Gilbert Mwijuke remembers Henry Hirwa, Aloisea Inyumba, Jonathan Rutare, Whitney Houston, Athanase Sentore and all those who passed on this year
As a product of the eighties and a child of the nineties, I grew up with my finger on the record button of my father’s Panasonic, waiting to rip I Wanna Dance With Somebody (Who Loves Me) or I Will Always Love You from Radio Sanyu (now Sanyu FM) in Kampala, onto a cassette.
I was a child who knew nothing about love, but knew what it was to love a melody. And oh, Whitney was beautiful! A desirable beauty.
In fact, she was too good to be true. Her voice was rich, supple and often magnificent. To most of us who adored her, Whitney was a fun-loving but good girl. However, somewhere along the way, our idol kind of fell off, deteriorating through years of cocaine use and an abusive marriage. She died on February 11 in Beverly Hills, California. She was 48.
On December 6, the country woke up to news of devastation – Aloisea Inyumba, one of Rwanda’s most revered leaders, had died from complications due to throat cancer. Inyumba died at the age of 48, according to official reports. At the time of her death, she was the minister for gender and family affairs.
“She was a leader in every sense of the word… She was unique and selfless. Her work and her legacy remain alive within us,” President Paul Kagame said of the woman she first met in 1985.
Inyumba had been actively involved in the liberation and rebuilding of Rwanda and was an active member of the Rwanda Patriotic Front (RPF), which put an end to the Genocide that claimed the lives of an estimated 800,000 innocent Tutsis in 1994. She will forever be remembered for her passion for unity and development of Rwanda as a nation.
The man who made the “giant leap for mankind” as the first human being to set foot on the moon died on August 25, aged 82. According to Wikipedia.com, Armstrong underwent bypass surgery on August 7, 2012, to relieve blocked coronary arteries. He died in Cincinnati, Ohio, after complications resulting from the cardiovascular procedure.
After his death, Armstrong was described, in a statement released by the White House, as “among the greatest of American heroes – not just of his time, but of all time.”
A White House statement said: “Armstrong had carried the aspirations of the United States’ citizens and had delivered a moment of human achievement that will never be forgotten.”
He emerged in the early 2000s as one of his generation’s greatest R&B voices. The young and effervescent Hirwa set out as a dancer with Cool Friends Crew before teaming up with Skizzy to form KGB (Kigali Boys), the two-member group that would later churn out chart-toppers such as Abakobwa b’iKigali, Ruhurura, Arasharamye and Bibi.
A little more about Hirwa: He was born in Bujumbura, Burundi, in 1985, to Ladislas Kayibanda and Olive Mukazera. He was their only son, and had three sisters, among them reigning Miss Rwanda Aurore Kayibanda Mutesi. He received his primary education in Burundi before returning to Rwanda with his family. He then went to APAPE for his secondary education before joining Kigali Institute of Management (KIM). The 27-year-old singer drowned in Lake Muhazi on December 1. Sad story.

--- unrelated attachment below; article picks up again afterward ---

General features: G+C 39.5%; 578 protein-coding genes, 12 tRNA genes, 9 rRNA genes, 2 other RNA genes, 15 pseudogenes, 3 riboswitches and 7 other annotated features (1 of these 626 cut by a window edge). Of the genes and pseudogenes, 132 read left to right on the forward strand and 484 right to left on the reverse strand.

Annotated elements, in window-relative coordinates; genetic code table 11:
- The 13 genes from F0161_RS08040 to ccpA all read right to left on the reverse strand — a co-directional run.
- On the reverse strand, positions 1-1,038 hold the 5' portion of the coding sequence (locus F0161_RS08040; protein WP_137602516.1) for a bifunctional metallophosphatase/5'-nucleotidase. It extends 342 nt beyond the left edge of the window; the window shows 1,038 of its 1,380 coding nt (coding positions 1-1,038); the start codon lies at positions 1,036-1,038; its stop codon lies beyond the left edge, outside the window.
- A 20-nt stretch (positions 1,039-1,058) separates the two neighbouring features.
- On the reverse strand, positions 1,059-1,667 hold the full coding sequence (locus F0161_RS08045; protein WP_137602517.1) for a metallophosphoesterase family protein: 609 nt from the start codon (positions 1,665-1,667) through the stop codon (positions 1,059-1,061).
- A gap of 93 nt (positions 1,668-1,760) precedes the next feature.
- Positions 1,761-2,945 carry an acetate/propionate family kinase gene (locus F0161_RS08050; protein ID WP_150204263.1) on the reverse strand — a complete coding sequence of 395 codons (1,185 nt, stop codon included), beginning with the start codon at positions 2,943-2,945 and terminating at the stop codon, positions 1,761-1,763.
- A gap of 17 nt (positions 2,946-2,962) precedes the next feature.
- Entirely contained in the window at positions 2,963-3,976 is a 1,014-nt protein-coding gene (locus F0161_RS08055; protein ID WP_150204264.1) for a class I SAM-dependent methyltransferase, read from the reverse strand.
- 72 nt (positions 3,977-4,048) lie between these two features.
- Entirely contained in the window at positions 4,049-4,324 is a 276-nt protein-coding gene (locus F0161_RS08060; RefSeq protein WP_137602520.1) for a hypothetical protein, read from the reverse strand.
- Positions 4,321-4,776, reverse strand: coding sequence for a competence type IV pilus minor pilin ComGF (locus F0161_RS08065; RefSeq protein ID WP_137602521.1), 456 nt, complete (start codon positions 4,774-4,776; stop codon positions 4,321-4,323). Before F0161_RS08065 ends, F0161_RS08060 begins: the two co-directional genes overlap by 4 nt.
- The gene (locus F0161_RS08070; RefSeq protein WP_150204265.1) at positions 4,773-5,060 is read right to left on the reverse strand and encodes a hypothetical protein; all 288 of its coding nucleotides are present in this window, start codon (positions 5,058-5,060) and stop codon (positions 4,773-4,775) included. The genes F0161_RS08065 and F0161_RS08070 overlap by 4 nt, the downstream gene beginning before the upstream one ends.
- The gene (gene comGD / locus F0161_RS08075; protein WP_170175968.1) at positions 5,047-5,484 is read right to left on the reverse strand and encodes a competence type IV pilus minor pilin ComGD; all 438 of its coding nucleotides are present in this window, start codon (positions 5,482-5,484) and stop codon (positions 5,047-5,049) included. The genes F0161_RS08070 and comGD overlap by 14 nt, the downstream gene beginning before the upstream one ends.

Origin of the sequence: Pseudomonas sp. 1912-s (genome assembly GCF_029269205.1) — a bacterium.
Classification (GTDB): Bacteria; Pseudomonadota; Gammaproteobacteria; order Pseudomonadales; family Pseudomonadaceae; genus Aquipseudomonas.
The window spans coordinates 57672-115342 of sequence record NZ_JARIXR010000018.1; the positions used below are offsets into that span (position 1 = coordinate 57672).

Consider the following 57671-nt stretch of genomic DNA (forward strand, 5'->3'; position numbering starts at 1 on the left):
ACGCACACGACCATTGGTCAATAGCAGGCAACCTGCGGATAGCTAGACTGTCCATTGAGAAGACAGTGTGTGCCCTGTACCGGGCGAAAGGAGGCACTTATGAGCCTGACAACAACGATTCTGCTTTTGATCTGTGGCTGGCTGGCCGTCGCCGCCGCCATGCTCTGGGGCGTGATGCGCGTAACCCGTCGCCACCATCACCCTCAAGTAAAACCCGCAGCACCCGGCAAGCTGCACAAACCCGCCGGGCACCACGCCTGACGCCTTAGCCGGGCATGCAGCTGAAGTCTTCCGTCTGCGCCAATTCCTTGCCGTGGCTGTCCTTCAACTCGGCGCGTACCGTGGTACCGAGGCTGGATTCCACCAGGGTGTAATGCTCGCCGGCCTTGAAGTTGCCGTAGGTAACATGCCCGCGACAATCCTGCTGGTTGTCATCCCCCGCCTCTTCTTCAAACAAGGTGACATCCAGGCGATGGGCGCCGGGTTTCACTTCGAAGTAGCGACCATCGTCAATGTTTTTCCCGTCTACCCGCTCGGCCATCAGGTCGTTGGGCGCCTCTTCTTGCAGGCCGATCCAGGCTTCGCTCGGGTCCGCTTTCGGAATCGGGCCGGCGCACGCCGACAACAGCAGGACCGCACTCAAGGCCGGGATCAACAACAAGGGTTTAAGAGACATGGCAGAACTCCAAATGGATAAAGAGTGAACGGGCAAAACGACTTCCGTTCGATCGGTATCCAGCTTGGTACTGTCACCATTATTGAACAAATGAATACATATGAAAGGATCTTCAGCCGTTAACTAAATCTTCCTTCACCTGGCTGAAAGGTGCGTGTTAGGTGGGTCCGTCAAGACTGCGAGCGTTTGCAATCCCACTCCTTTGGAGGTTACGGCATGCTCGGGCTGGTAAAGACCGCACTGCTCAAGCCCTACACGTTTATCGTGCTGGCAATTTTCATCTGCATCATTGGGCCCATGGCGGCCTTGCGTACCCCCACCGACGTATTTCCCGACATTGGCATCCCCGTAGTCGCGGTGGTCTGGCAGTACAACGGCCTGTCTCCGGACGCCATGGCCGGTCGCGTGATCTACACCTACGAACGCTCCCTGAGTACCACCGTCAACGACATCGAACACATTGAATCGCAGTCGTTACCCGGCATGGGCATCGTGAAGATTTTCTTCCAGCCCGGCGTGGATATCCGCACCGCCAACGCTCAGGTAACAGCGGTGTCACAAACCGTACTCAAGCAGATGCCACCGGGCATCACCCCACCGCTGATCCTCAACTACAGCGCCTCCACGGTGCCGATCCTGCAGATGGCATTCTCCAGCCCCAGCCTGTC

When he was elected prime minister of Ethiopia in 1995, Zenawi stated that his party’s victory was a triumph for the thousands of TPLF-fighters who were killed, for the millions of Ethiopians who were victims of the country’s biggest famine during the past regime.
At the time, Ethiopia was a country rich only in lost hopes and broken dreams. In fact, what comes to my mind when I think of the Ethiopia of that time are the words of Isaiah 18, which I read in the King James Bible when I was STILL a devout Christian: “Woe to the land shadowing with wings, which is beyond the rivers of Ethiopia… Go ye swift messengers, to a nation scattered and peeled, a people terrible from their beginning hitherto; a nation meted out and trodden down.”
Meles Zenawi presented himself as the swift messenger in Ethiopia, lifting his country from the ruins of civil war and transforming it into one of Africa’s fastest-growing economies.
It’s as well that after his death, President Paul Kagame heaped praisse on the fallen gallant leader. “Zenawi did not court greatness,” Kagame said in a statement, “…he led a humble and simple but very meaningful life.” Zenawi died on August 20, aged 57.
Mid this year, death robbed the Rwandan football fraternity of one of the country’s most talented soccer players. Amavubi midfielder Patrick Mafisango was killed in a tragic road accident in Dar es salaam, Tanzania.
According to sources in Tanzania, Mafisango, who was hitherto playing for Simba Sports Club, died en route to hospital after the car he was driving veered off the road as he tried to avoid a motorbike. The DR Congo-born footballer was 32.
In March, the local music industry lost one of its finest, Athanase Sentore, the legendary tunesmith whose works include torching tracks such as Dushengurukanye Isheja and Nimurambe.
He died at Fortis Hospital in Mumbai, India, at the age of 80. But Sentore will certainly live on through his enchanting music – or at least through his son, Intore Masamba, who is also a bona fide local music star.
J. Christopher Stevens
Most of us had never heard of J. Christopher Stevens until that fateful day when he was killed in an assault on the American consulate in Benghazi, Libya. The day was September 11. Stevens became the first United States ambassador killed in an attack while on duty since 1979. He was 52.
The young Rwandan basketball player died mysteriously in Florida, USA. Breathing his last at the age of 17, Rutare is one of those who went too soon.